Tatiana Demirjian, a 9th grader at the school, was in tears as she said, “I’ve been a part of AGBU since I was 3-years-old and it’s breaking my heart that this is happening.” She was consoled by a friend, who, like Tatiana, will most likely be taking a bus from AGBU MHS to AGBU Manoogian-Demirjian School in Canoga Park next year. The AGBU MDS campus will be accommodating students arriving from Pasadena by changing the school’s start time. According to AGBU MHS students, their sister school will be operating from 9 a.m. to 4 p.m. next year.

During the protest, Yacoubian called on Yervant Demirjian, a member of AGBU’s Board of Directors, asking him to provide the community with answers.

The AGBU MHS student protesters were joined by Hovsepian School students

The AGBU MHS student protesters were joined by Hovsepian School students

“I was an AGBU student in Aleppo from kindergarten through 12th grade. In my adult life, I moved my family from San Jose to San Francisco – which was a big change – to put my kids in KZV, an Armenian school in SF. When I moved to Los Angeles, I started working at AGBU. I’ve given my life to Armenian schools, and everyone must do the same in order to keep them alive,” stated AGBU MHS Director of Technology and Chief Yearbook Adviser, Varant Chinchinian.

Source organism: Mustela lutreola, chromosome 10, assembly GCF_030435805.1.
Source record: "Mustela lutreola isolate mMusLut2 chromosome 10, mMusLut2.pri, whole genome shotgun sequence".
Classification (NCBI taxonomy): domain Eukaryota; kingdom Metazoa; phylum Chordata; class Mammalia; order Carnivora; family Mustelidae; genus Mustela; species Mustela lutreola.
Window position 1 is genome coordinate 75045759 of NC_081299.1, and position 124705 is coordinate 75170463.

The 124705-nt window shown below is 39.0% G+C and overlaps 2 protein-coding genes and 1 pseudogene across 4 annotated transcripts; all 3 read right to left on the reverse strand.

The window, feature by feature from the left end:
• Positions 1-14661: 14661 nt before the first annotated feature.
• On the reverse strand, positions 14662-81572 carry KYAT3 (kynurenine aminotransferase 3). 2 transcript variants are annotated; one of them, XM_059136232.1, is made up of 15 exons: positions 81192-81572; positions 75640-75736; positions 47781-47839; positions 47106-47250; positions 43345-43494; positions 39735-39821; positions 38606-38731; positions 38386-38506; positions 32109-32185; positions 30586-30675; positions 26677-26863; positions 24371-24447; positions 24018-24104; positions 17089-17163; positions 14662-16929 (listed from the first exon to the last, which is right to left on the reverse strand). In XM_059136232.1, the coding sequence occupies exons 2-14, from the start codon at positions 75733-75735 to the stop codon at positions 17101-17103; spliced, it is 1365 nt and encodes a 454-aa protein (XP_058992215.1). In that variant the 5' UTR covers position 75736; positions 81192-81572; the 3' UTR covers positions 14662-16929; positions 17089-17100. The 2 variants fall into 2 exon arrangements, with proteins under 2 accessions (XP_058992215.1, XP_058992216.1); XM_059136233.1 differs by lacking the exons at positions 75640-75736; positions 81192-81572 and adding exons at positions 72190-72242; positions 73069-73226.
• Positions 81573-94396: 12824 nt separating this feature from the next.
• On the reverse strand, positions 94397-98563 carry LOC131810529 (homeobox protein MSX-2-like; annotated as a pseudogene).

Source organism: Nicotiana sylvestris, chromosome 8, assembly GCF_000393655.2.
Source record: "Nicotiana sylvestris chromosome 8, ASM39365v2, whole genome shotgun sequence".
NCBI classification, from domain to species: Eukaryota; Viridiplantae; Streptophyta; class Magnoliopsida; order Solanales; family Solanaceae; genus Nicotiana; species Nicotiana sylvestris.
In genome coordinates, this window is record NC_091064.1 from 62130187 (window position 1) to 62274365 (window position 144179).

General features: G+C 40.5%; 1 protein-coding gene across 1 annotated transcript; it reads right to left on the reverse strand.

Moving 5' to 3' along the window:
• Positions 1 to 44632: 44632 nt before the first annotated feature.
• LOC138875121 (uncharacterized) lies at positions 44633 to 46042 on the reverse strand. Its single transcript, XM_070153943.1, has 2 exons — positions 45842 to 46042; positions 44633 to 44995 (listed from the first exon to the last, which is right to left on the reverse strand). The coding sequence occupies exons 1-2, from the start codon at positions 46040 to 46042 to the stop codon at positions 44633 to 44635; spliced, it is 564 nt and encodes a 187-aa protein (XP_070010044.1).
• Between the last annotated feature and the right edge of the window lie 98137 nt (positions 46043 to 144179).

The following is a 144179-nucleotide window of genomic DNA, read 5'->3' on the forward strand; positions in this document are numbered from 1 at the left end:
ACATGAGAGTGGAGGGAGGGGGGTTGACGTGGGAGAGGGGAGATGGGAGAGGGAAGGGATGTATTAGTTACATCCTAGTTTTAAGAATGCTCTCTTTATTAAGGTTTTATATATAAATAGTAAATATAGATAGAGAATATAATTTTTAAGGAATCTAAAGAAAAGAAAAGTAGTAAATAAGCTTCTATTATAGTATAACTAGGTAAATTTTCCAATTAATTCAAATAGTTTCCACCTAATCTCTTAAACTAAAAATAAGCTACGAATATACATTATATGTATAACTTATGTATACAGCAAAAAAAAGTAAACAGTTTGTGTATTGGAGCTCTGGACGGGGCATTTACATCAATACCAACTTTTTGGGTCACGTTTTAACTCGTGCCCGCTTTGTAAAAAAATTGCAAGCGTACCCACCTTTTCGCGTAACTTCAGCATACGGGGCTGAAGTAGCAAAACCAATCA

As Demirjian approached the podium to speak, the incredibly emotional crowd began to chant “Shame on you!” The AGBU board member was barely able to get a few words in before the crowd started yet another chant – “Save our school!” As Demirjian began to describe the very “comfortable” buses that would transport students from Pasadena to the Canoga Park campus, the crowd erupted in anger. He concluded his remarks by pledging to donate $100,000 in an effort to save the school, with the condition that the school community would also gather money – $1 million to be exact – through fundraising.

The student and community protests came to an end as the students were asked to return to their classrooms to continue their studies. As Yacoubian mentioned, many of the students are preparing for the upcoming SATs, college applications, and AP courses.

As students returned to class and supporters left the campus, Sevagg Kazarian, an AGBU MHS Class of 2011 alumnus said, “The Armenian schools I attended are the foundation of my identity as an Armenian. My elementary school, Mekhitarian (Mekhitarist Fathers School), already closed…I feel like high school is where I was able to take my Armenian-ness to a deeper level. If that foundation is lost, then we are lost.”

The protests at AGBU Vatche & Tamar Manoukian this morning were live streamed by Asbarez.